Posts Tagged Rebels with a Cause

“Nine Arrested on Drug Charges After 2 1/2 Month District Probe” [Washington Post, June 2, 1980]

WP_6.2.1980 _ William Alston, 32 - distribution of drugsNine persons were arrested Saturday on drug charges stemming from a 2 1/2 month investigation of drug trafficking in far Southeast Washington and on the fringes of Capitol Hill.

Seven of the nine were arrested after an undercover office allegedly made 60 buys, mostly of heroin, from them during the investigation, according to narcotics detective Alan Penburg. More arrests are expected, he said.

The investigation, spearheaded by Sgt. Raymon Gonzales, concentrated on drug activity around Talbert Street and Martin Luther King Avenue in Southeast and 15th Street and Independence Avenue east of the Capitol, he said.

The undercover officer purchased bags of heroin for $25 and $50, Penburg said.

Arrested and charged with distribution of heroin were Ralph Magruder, 32, of 1204 Talbert St. SE; William Alston, 32, of 1523 17th St. SE; Eugene Davis, 20, of 1227 Talbert St. SE; Andre Taylor, 19, of 1634 Independence Ave. SE; Keith Robinson, 23, of 2104 Savannah Terrace SE: John H. Mathis, 23, of 1147 Oates St. NE, and John E. Burroughs, 42, of 5405 21st Ave., Hyattsville.

Stephen S. Young, 36, of 183 Elmira St. SW, was charged with possession of marijuana and heroin and Robert E. Williams, 60, of 602 Tennessee Ave. NW was charged with distribution of Preludin.

SOURCE:

“Nine Arrested on Drug Charges After 2 1/2 Month District Probe,” Washington Post, June 2, 1980, B5.

[Editor’s note: William Alston-El is a community activist and property manager in Anacostia and the surrounding environs today.]

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Rebels with a Cause; “Anacostia Unrest” [Evening Star, August 17, 1966]

Evening Star, August 17, 1966 (DC Public Library, Special Collections)

Evening Star, August 17, 1966 (DC Public Library, Special Collections)

On the night of Monday, August 15, 1966, racial tensions exploded in Anacostia. After the arrest of a black neighborhood teenager for assault on a white Maryland man provoked anger at police, hundreds of people protested in the street outside the 11th precinct headquarters at the junction of Morris Road, Nichols Avenue and Chicago Street. When officers brought in German Shepherds from a private security company, the crowd responded by throwing bottles, stones, and fireworks at the dogs. The police, in riot gear, charged the crowd, ultimately arresting at least 10 people. In the days that followed the city investigated the causes of the incident. Neighborhood groups of young people, including the Rebels with a Cause pictured here, organized to put pressure on the police to improve their relations with the community. Police quickly promised not to use dogs in the future, but the investigation would take more than a month to resolve itself. The incident hinted at the tense situation that the residents of Anacostia faced in dealing with the police nearly two years before the 1968 riots struck the entire city after the assassination of Dr. Martin Luther King, Jr. The full story of the 1966 Anacostia riot will be developed more here in the coming days.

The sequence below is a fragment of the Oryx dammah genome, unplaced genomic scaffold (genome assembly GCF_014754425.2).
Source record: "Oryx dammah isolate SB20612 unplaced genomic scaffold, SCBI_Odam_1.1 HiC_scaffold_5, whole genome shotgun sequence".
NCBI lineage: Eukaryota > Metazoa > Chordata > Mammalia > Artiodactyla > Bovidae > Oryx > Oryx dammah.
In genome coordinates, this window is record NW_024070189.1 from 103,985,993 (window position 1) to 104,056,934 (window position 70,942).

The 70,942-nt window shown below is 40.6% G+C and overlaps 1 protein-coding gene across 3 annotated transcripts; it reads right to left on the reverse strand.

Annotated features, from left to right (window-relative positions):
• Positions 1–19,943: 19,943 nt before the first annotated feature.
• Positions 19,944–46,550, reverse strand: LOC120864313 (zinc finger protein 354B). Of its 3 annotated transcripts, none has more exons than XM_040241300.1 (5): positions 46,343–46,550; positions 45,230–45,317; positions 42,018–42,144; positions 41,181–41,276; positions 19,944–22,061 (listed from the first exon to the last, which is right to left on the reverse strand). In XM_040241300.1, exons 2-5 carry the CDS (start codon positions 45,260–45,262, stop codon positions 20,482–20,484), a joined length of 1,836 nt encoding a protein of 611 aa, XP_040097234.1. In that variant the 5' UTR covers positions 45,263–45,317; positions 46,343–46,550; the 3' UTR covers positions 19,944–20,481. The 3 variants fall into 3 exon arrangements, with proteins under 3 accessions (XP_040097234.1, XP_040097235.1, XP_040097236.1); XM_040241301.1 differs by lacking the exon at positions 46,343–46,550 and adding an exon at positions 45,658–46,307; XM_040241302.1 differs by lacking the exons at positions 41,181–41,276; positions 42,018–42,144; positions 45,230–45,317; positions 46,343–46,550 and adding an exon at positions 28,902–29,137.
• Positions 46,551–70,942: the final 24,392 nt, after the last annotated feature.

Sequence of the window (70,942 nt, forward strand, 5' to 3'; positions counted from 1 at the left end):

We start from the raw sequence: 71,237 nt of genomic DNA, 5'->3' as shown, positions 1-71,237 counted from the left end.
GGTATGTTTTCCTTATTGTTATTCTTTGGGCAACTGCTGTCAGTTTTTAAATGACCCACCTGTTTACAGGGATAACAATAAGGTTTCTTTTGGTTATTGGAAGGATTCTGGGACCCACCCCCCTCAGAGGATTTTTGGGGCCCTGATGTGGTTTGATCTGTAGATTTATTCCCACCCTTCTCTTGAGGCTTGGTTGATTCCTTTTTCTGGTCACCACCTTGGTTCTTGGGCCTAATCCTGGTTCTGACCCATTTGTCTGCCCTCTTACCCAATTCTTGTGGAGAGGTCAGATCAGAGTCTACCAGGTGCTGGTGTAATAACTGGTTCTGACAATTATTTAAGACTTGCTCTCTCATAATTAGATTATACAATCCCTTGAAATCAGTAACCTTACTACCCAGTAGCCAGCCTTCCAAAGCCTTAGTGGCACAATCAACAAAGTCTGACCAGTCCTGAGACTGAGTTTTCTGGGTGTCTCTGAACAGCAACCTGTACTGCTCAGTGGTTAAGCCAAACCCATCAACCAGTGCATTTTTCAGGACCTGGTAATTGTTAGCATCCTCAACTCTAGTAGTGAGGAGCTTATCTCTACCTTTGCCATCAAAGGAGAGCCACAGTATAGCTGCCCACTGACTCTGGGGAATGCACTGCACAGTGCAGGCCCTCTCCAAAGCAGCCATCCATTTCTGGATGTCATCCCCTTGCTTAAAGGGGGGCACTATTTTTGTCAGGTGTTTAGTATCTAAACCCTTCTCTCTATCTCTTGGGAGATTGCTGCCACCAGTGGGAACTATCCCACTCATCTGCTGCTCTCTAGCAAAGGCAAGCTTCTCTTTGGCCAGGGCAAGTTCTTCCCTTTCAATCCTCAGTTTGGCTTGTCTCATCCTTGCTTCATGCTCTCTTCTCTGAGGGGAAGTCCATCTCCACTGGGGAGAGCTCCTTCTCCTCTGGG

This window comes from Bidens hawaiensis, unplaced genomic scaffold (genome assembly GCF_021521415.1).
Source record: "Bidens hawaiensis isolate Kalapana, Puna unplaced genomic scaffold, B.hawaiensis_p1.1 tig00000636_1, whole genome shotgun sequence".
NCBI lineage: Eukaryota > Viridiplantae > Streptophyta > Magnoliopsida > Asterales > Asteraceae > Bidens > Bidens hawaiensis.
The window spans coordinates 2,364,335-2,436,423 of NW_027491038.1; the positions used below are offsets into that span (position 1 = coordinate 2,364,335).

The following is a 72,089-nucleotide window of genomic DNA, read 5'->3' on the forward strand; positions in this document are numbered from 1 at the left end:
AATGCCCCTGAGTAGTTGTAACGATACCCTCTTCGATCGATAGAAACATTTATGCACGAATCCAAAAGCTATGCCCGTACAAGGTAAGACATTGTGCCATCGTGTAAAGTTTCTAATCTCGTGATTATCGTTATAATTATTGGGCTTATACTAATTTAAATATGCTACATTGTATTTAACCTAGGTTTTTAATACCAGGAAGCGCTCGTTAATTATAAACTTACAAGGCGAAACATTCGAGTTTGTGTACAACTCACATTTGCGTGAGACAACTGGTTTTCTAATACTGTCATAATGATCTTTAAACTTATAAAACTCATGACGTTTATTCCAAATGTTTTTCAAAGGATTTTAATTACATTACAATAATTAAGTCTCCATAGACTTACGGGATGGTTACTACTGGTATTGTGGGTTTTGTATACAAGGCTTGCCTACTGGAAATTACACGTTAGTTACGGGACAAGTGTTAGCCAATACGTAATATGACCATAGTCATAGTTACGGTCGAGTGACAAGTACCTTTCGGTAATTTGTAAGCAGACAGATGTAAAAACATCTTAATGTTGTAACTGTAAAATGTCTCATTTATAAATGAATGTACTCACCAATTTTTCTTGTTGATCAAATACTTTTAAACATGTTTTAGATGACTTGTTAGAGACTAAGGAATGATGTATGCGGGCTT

SOURCES:
“Probe Panel Named in Anacostia Unrest,” Evening Star. 17 Aug. 1966: A1. (Image on A4.)
“Probe is Set on Violence in Anacostia,” Washington Post. 17 Aug. 1966: A1.

 

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